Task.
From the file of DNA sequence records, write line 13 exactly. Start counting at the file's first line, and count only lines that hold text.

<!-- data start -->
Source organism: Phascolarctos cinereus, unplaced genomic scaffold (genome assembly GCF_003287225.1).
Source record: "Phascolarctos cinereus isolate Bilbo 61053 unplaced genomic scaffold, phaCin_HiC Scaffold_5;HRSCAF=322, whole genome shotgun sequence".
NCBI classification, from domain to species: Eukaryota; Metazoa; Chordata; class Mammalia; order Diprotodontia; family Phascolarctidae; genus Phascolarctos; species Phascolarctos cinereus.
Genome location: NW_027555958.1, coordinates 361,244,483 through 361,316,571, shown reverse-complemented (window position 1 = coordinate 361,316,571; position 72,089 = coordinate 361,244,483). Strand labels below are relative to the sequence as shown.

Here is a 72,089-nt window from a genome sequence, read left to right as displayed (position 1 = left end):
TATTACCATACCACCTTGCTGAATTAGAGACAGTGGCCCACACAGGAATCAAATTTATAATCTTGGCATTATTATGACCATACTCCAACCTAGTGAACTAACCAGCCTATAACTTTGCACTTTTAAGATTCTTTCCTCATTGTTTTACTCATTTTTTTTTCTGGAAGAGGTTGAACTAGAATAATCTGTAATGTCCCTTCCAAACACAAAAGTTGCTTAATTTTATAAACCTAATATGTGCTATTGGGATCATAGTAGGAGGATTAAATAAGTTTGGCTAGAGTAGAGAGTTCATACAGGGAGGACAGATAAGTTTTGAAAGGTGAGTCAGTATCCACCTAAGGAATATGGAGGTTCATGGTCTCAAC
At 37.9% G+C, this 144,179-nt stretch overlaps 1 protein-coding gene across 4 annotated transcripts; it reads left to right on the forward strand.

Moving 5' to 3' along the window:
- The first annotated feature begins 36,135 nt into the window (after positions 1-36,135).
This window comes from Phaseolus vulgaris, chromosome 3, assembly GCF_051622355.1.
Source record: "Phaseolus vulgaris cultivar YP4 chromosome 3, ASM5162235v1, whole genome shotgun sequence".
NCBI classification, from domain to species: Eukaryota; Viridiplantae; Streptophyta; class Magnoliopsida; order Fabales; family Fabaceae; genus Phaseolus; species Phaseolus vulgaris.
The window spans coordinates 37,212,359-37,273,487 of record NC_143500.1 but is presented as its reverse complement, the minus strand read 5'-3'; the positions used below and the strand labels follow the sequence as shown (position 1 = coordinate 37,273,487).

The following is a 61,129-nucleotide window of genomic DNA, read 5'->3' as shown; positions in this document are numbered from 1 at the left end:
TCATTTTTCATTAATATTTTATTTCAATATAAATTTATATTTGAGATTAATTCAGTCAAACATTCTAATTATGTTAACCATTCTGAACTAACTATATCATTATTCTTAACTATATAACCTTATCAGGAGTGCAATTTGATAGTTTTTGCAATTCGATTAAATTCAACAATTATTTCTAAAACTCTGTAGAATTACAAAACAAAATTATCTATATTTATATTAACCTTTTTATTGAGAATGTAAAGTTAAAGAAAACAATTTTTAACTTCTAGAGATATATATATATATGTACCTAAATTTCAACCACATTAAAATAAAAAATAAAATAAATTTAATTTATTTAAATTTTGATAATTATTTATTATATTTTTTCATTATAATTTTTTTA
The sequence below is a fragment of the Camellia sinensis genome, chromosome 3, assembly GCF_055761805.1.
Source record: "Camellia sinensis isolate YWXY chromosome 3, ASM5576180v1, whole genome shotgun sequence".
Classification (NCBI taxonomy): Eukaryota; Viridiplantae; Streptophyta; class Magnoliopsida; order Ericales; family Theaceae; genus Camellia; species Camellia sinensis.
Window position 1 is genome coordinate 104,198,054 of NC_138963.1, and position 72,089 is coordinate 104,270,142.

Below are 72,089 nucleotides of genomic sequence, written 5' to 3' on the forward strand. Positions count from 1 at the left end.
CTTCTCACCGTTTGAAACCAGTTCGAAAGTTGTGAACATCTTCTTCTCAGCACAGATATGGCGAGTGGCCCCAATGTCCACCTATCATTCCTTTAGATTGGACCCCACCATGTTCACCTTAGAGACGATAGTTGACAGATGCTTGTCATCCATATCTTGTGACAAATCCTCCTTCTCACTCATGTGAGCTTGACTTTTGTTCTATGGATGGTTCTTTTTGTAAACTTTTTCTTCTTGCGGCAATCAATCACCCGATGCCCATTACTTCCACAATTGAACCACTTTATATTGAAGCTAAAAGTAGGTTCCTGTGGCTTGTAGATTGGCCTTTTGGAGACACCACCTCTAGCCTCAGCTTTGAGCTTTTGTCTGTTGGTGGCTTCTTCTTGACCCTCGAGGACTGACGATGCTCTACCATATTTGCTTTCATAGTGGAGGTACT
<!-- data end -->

The window spans coordinates 37,212,359-37,273,487 of record NC_143500.1 but is presented as its reverse complement, the minus strand read 5'-3'; the positions used below and the strand labels follow the sequence as shown (position 1 = coordinate 37,273,487).